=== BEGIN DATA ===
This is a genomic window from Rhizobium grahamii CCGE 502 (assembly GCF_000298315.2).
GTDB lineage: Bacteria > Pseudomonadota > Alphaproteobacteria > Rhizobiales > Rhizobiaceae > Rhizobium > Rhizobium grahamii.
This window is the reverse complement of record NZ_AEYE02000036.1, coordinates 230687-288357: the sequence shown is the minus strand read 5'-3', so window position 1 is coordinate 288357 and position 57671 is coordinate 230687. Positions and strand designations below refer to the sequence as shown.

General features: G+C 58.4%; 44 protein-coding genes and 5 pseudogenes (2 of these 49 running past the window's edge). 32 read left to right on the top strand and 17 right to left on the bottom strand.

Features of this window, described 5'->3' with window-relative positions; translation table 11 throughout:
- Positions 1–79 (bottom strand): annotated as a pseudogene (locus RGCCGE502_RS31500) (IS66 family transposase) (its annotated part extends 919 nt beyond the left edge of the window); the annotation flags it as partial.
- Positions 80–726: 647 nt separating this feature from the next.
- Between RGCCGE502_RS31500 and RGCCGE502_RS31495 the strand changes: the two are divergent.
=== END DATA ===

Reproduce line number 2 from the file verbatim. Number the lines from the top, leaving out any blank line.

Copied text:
GTDB lineage: Bacteria > Pseudomonadota > Alphaproteobacteria > Rhizobiales > Rhizobiaceae > Rhizobium > Rhizobium grahamii.